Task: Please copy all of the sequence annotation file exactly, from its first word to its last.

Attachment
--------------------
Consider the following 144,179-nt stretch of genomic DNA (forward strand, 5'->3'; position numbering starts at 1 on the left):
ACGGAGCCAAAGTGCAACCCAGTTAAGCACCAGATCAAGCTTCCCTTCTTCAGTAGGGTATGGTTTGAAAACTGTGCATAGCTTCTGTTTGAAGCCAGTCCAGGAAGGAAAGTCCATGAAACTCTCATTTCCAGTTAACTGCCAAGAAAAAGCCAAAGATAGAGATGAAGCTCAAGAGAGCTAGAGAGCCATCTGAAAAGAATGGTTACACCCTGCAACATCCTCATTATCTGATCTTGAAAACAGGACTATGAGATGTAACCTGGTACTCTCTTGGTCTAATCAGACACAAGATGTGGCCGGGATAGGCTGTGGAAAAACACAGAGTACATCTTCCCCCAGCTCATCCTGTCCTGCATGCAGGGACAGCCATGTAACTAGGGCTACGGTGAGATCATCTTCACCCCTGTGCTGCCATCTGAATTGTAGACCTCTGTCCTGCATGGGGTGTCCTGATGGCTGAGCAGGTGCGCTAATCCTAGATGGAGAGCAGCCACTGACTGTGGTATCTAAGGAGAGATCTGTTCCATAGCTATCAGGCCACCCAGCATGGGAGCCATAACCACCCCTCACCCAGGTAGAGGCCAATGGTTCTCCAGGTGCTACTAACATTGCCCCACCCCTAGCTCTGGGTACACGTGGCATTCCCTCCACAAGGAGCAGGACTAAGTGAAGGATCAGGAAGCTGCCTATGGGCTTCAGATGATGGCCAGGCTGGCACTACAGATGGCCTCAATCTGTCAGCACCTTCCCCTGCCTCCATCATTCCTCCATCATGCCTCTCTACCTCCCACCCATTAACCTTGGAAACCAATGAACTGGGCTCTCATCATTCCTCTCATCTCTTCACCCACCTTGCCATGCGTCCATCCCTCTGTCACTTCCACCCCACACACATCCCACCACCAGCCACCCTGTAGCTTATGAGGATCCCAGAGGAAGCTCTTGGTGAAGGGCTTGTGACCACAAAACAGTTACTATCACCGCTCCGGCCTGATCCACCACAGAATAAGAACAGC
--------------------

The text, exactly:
Consider the following 144,179-nt stretch of genomic DNA (forward strand, 5'->3'; position numbering starts at 1 on the left):
ACGGAGCCAAAGTGCAACCCAGTTAAGCACCAGATCAAGCTTCCCTTCTTCAGTAGGGTATGGTTTGAAAACTGTGCATAGCTTCTGTTTGAAGCCAGTCCAGGAAGGAAAGTCCATGAAACTCTCATTTCCAGTTAACTGCCAAGAAAAAGCCAAAGATAGAGATGAAGCTCAAGAGAGCTAGAGAGCCATCTGAAAAGAATGGTTACACCCTGCAACATCCTCATTATCTGATCTTGAAAACAGGACTATGAGATGTAACCTGGTACTCTCTTGGTCTAATCAGACACAAGATGTGGCCGGGATAGGCTGTGGAAAAACACAGAGTACATCTTCCCCCAGCTCATCCTGTCCTGCATGCAGGGACAGCCATGTAACTAGGGCTACGGTGAGATCATCTTCACCCCTGTGCTGCCATCTGAATTGTAGACCTCTGTCCTGCATGGGGTGTCCTGATGGCTGAGCAGGTGCGCTAATCCTAGATGGAGAGCAGCCACTGACTGTGGTATCTAAGGAGAGATCTGTTCCATAGCTATCAGGCCACCCAGCATGGGAGCCATAACCACCCCTCACCCAGGTAGAGGCCAATGGTTCTCCAGGTGCTACTAACATTGCCCCACCCCTAGCTCTGGGTACACGTGGCATTCCCTCCACAAGGAGCAGGACTAAGTGAAGGATCAGGAAGCTGCCTATGGGCTTCAGATGATGGCCAGGCTGGCACTACAGATGGCCTCAATCTGTCAGCACCTTCCCCTGCCTCCATCATTCCTCCATCATGCCTCTCTACCTCCCACCCATTAACCTTGGAAACCAATGAACTGGGCTCTCATCATTCCTCTCATCTCTTCACCCACCTTGCCATGCGTCCATCCCTCTGTCACTTCCACCCCACACACATCCCACCACCAGCCACCCTGTAGCTTATGAGGATCCCAGAGGAAGCTCTTGGTGAAGGGCTTGTGACCACAAAACAGTTACTATCACCGCTCCGGCCTGATCCACCACAGAATAAGAACAGC